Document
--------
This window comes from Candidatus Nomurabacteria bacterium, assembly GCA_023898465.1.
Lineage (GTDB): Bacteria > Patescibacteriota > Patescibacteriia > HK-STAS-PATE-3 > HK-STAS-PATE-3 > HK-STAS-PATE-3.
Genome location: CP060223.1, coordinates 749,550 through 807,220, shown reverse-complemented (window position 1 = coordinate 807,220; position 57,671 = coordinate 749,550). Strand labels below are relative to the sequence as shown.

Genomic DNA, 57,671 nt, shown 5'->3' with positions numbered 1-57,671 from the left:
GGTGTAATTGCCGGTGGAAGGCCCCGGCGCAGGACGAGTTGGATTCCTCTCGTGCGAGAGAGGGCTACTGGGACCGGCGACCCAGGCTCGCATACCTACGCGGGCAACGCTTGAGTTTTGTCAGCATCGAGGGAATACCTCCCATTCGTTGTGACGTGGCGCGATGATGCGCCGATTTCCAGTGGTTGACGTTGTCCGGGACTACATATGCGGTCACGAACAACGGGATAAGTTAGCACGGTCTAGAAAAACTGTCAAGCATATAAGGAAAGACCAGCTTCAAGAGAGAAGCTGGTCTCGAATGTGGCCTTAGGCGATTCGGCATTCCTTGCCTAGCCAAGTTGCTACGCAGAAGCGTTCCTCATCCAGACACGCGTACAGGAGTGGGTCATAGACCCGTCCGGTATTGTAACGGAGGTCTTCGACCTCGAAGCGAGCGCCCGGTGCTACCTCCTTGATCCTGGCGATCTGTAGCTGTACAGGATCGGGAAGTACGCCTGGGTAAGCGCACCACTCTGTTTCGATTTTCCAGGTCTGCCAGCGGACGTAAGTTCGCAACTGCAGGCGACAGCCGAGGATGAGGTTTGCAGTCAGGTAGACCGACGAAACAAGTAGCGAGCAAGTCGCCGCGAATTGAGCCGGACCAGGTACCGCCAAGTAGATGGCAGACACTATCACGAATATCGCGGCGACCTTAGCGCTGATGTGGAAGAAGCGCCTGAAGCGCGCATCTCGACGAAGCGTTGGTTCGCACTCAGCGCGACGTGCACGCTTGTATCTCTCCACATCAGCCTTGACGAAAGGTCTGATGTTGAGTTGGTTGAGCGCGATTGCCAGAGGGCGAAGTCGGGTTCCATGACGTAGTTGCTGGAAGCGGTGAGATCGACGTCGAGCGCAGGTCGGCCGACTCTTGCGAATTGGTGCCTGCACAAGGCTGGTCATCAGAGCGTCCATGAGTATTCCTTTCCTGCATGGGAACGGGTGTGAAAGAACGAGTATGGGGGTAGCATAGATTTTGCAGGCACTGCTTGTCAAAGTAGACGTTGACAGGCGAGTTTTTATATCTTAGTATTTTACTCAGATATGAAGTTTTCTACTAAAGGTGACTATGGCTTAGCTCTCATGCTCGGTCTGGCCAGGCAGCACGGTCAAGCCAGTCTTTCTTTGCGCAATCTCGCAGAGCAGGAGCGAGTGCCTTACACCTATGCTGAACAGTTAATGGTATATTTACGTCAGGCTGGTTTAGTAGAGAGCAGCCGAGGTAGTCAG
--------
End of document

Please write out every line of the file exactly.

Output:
This window comes from Candidatus Nomurabacteria bacterium, assembly GCA_023898465.1.
Lineage (GTDB): Bacteria > Patescibacteriota > Patescibacteriia > HK-STAS-PATE-3 > HK-STAS-PATE-3 > HK-STAS-PATE-3.
Genome location: CP060223.1, coordinates 749,550 through 807,220, shown reverse-complemented (window position 1 = coordinate 807,220; position 57,671 = coordinate 749,550). Strand labels below are relative to the sequence as shown.

Genomic DNA, 57,671 nt, shown 5'->3' with positions numbered 1-57,671 from the left:
GGTGTAATTGCCGGTGGAAGGCCCCGGCGCAGGACGAGTTGGATTCCTCTCGTGCGAGAGAGGGCTACTGGGACCGGCGACCCAGGCTCGCATACCTACGCGGGCAACGCTTGAGTTTTGTCAGCATCGAGGGAATACCTCCCATTCGTTGTGACGTGGCGCGATGATGCGCCGATTTCCAGTGGTTGACGTTGTCCGGGACTACATATGCGGTCACGAACAACGGGATAAGTTAGCACGGTCTAGAAAAACTGTCAAGCATATAAGGAAAGACCAGCTTCAAGAGAGAAGCTGGTCTCGAATGTGGCCTTAGGCGATTCGGCATTCCTTGCCTAGCCAAGTTGCTACGCAGAAGCGTTCCTCATCCAGACACGCGTACAGGAGTGGGTCATAGACCCGTCCGGTATTGTAACGGAGGTCTTCGACCTCGAAGCGAGCGCCCGGTGCTACCTCCTTGATCCTGGCGATCTGTAGCTGTACAGGATCGGGAAGTACGCCTGGGTAAGCGCACCACTCTGTTTCGATTTTCCAGGTCTGCCAGCGGACGTAAGTTCGCAACTGCAGGCGACAGCCGAGGATGAGGTTTGCAGTCAGGTAGACCGACGAAACAAGTAGCGAGCAAGTCGCCGCGAATTGAGCCGGACCAGGTACCGCCAAGTAGATGGCAGACACTATCACGAATATCGCGGCGACCTTAGCGCTGATGTGGAAGAAGCGCCTGAAGCGCGCATCTCGACGAAGCGTTGGTTCGCACTCAGCGCGACGTGCACGCTTGTATCTCTCCACATCAGCCTTGACGAAAGGTCTGATGTTGAGTTGGTTGAGCGCGATTGCCAGAGGGCGAAGTCGGGTTCCATGACGTAGTTGCTGGAAGCGGTGAGATCGACGTCGAGCGCAGGTCGGCCGACTCTTGCGAATTGGTGCCTGCACAAGGCTGGTCATCAGAGCGTCCATGAGTATTCCTTTCCTGCATGGGAACGGGTGTGAAAGAACGAGTATGGGGGTAGCATAGATTTTGCAGGCACTGCTTGTCAAAGTAGACGTTGACAGGCGAGTTTTTATATCTTAGTATTTTACTCAGATATGAAGTTTTCTACTAAAGGTGACTATGGCTTAGCTCTCATGCTCGGTCTGGCCAGGCAGCACGGTCAAGCCAGTCTTTCTTTGCGCAATCTCGCAGAGCAGGAGCGAGTGCCTTACACCTATGCTGAACAGTTAATGGTATATTTACGTCAGGCTGGTTTAGTAGAGAGCAGCCGAGGTAGTCAG